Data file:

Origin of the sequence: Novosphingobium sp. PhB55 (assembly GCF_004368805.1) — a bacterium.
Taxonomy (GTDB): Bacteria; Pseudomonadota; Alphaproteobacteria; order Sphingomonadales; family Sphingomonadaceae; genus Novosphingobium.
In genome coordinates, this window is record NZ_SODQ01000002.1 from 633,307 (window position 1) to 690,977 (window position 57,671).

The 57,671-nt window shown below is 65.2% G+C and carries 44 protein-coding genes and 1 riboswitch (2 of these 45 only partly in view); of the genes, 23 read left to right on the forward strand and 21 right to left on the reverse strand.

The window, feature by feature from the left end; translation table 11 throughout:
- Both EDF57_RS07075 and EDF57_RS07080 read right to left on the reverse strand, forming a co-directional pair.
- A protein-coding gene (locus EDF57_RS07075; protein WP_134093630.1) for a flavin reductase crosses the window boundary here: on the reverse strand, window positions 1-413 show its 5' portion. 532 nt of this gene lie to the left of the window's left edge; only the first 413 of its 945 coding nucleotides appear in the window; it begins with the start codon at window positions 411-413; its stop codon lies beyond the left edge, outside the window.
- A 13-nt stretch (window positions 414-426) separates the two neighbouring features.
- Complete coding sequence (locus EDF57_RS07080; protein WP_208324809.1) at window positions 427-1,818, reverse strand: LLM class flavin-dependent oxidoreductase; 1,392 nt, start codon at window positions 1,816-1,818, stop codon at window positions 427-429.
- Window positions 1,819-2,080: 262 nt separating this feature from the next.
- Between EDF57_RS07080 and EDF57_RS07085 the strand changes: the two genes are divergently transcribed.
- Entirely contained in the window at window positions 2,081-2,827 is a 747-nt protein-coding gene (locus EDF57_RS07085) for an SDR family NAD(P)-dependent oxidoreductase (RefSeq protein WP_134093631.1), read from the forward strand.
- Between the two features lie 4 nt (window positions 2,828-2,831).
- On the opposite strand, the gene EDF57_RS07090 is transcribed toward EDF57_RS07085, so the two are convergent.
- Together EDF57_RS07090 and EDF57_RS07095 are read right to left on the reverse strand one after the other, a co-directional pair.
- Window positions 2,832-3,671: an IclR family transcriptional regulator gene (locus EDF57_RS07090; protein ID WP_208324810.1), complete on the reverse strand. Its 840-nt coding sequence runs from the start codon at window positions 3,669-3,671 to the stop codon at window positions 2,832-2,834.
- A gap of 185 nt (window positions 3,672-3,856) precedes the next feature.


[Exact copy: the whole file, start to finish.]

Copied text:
Origin of the sequence: Novosphingobium sp. PhB55 (assembly GCF_004368805.1) — a bacterium.
Taxonomy (GTDB): Bacteria; Pseudomonadota; Alphaproteobacteria; order Sphingomonadales; family Sphingomonadaceae; genus Novosphingobium.
In genome coordinates, this window is record NZ_SODQ01000002.1 from 633,307 (window position 1) to 690,977 (window position 57,671).

The 57,671-nt window shown below is 65.2% G+C and carries 44 protein-coding genes and 1 riboswitch (2 of these 45 only partly in view); of the genes, 23 read left to right on the forward strand and 21 right to left on the reverse strand.

The window, feature by feature from the left end; translation table 11 throughout:
- Both EDF57_RS07075 and EDF57_RS07080 read right to left on the reverse strand, forming a co-directional pair.
- A protein-coding gene (locus EDF57_RS07075; protein WP_134093630.1) for a flavin reductase crosses the window boundary here: on the reverse strand, window positions 1-413 show its 5' portion. 532 nt of this gene lie to the left of the window's left edge; only the first 413 of its 945 coding nucleotides appear in the window; it begins with the start codon at window positions 411-413; its stop codon lies beyond the left edge, outside the window.
- A 13-nt stretch (window positions 414-426) separates the two neighbouring features.
- Complete coding sequence (locus EDF57_RS07080; protein WP_208324809.1) at window positions 427-1,818, reverse strand: LLM class flavin-dependent oxidoreductase; 1,392 nt, start codon at window positions 1,816-1,818, stop codon at window positions 427-429.
- Window positions 1,819-2,080: 262 nt separating this feature from the next.
- Between EDF57_RS07080 and EDF57_RS07085 the strand changes: the two genes are divergently transcribed.
- Entirely contained in the window at window positions 2,081-2,827 is a 747-nt protein-coding gene (locus EDF57_RS07085) for an SDR family NAD(P)-dependent oxidoreductase (RefSeq protein WP_134093631.1), read from the forward strand.
- Between the two features lie 4 nt (window positions 2,828-2,831).
- On the opposite strand, the gene EDF57_RS07090 is transcribed toward EDF57_RS07085, so the two are convergent.
- Together EDF57_RS07090 and EDF57_RS07095 are read right to left on the reverse strand one after the other, a co-directional pair.
- Window positions 2,832-3,671: an IclR family transcriptional regulator gene (locus EDF57_RS07090; protein ID WP_208324810.1), complete on the reverse strand. Its 840-nt coding sequence runs from the start codon at window positions 3,669-3,671 to the stop codon at window positions 2,832-2,834.
- A gap of 185 nt (window positions 3,672-3,856) precedes the next feature.